That all sounds rather abstract, so let us turn it into a more relatable scenario. Let’s say your organization needs to run 1,200 virtual machines (VMs). To achieve this number of VMs, you can choose to run on either 10 AMD EPYC 7713 processor-based servers, or 15 servers based on competitive top of stack x86 processors. In this example, with AMD, you have a third fewer servers, your solution cost goes down by an estimated 44%, and your hardware TCO over three years is a projected 41% lower compared to the competitive setup. You also might reduce energy consumption by an estimated 32% — a reduction which translates to the equivalent environmental benefit provided by 28 acres of United States forest annually.
This means that by simply choosing to run these 1,200 VMs on EPYC in this scenario your data center is yielding roughly the same amount of greenhouse gas reduction as would 28 acres of U.S. forest, each year for every year across the life of the deployment. Let that sink in for a moment.
Committed to data center efficiency
AMD server processors have been designed with energy efficiency in mind, making them the most energy-efficient x86 processors in the game –but the path forward looks even brighter. Last year, AMD announced an aggressive goal of increasing energy efficiency by 30X for server CPUs and GPU accelerators powering servers for HPC and AI-training from 2020-2025. If all global AI and HPC server nodes were to make similar gains, AMD projects up to 51 billion kilowatt-hours (kWh) of electricity could be saved from 2021-2025 relative to baseline trends, amounting to $6.2B USD in electricity savings as well as carbon benefits from 600 million tree seedlings grown for 10 years.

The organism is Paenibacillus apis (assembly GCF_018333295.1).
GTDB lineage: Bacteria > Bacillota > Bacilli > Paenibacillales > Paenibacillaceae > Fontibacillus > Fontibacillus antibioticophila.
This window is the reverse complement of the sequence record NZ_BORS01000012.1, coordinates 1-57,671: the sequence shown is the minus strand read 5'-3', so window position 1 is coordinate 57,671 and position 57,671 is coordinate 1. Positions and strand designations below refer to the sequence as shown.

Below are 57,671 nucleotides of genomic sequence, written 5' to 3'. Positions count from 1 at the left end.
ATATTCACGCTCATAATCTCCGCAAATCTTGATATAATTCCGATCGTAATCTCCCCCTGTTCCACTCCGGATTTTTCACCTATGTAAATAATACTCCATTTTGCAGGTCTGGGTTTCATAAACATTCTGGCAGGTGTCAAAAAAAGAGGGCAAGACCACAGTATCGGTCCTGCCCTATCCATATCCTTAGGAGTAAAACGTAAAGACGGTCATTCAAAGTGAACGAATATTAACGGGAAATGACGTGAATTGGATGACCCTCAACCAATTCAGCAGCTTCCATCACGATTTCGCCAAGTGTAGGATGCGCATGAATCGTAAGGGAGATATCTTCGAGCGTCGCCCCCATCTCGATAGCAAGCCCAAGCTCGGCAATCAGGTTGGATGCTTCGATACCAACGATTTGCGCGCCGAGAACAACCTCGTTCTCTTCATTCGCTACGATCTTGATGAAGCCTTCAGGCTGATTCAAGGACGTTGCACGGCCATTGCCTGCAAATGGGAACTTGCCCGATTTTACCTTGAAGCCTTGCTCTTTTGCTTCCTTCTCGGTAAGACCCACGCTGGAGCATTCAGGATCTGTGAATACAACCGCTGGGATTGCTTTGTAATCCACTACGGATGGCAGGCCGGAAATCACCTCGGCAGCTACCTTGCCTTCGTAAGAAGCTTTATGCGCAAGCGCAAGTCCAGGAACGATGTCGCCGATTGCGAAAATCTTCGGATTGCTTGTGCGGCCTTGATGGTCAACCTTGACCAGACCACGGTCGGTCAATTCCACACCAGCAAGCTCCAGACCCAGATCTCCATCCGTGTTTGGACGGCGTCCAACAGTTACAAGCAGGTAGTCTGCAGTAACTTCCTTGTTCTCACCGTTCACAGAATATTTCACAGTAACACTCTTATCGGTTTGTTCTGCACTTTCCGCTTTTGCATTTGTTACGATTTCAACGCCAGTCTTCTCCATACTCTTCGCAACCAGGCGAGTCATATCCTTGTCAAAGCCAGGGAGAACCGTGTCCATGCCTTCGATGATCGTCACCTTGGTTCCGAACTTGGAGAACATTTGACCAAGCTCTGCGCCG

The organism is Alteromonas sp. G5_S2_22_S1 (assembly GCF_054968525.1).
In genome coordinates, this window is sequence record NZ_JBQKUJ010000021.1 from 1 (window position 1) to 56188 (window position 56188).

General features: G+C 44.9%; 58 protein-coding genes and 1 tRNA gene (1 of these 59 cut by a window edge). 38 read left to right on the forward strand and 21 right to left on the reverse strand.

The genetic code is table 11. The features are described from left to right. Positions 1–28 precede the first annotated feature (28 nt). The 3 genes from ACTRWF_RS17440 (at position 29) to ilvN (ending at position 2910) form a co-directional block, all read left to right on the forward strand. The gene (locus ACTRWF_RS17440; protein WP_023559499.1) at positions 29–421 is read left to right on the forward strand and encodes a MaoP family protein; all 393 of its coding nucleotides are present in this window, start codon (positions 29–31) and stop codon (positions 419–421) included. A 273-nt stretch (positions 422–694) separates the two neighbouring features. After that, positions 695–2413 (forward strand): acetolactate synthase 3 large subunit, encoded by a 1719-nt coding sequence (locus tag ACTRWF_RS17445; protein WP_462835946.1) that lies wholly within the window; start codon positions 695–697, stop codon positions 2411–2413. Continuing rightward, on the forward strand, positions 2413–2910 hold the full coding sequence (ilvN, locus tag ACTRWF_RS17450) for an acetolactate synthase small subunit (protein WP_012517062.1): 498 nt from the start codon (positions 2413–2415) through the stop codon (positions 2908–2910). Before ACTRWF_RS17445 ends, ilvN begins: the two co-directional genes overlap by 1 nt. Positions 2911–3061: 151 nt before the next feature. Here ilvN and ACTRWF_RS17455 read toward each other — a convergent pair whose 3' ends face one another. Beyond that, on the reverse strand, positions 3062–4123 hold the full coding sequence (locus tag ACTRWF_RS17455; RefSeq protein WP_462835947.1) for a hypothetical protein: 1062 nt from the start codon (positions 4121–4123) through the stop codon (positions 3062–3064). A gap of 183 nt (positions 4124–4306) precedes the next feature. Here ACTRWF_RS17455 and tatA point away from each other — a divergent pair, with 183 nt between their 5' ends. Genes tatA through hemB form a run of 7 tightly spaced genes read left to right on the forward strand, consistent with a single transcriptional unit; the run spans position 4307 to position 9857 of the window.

Read more about AMD’s ongoing commitment to driving the future of data center sustainability here.
Stay efficient today, tomorrow and beyond
Sustainability is poised to become an increasingly important part of corporate stewardship and the data center is becoming a ripe opportunity to drive energy efficiency and enable ambitious corporate sustainability goals. Choosing the right processor is a relatively simple but very important step towards unlocking this opportunity and can give IT organizations the ability to balance a set of challenging mandates: drive high performance, do it cost-effectively and help address the burden on our planet.
Ram Peddibhotla is Corporate Vice President, Product Management at AMD.
 https://www.gsma.com/futurenetworks/wiki/energy-efficiency-2/, GSMA 2019
 MLNTCO-021 – https://www.amd.com/en/claims/epyc3x#faq-MLNXTCO-021
 As of 2/2/22, of SPECpower_ssj® 2008 results published on SPEC’s website, the 55 publications with the highest overall efficiency results were all powered by AMD EPYC processors. More information about SPEC® is available at http://www.spec.org. SPEC and SPECpower are registered trademarks of the Standard Performance Evaluation Corporation. https://www.amd.com/en/claims/epyc3x#faq-EPYC-028
 Scenario based on all AI and HPC server nodes globally making similar gains to the AMD 30x goal, resulting in cumulative savings of up to 51.4 billion kilowatt-hours of electricity from 2021-2025 relative to baseline 2020 trends. Assumes $0.12 cents per kwh x 51.4 billion kwh = $6.2 million USD. Metric tonnes of CO2e emissions, and the equivalent estimate for tree plantings, is based on entering electricity savings into the U.S. EPA Greenhouse Gas Equivalency Calculator on 12/1/2021. https://www.epa.gov/energy/greenhouse-gas-equivalencies-calculator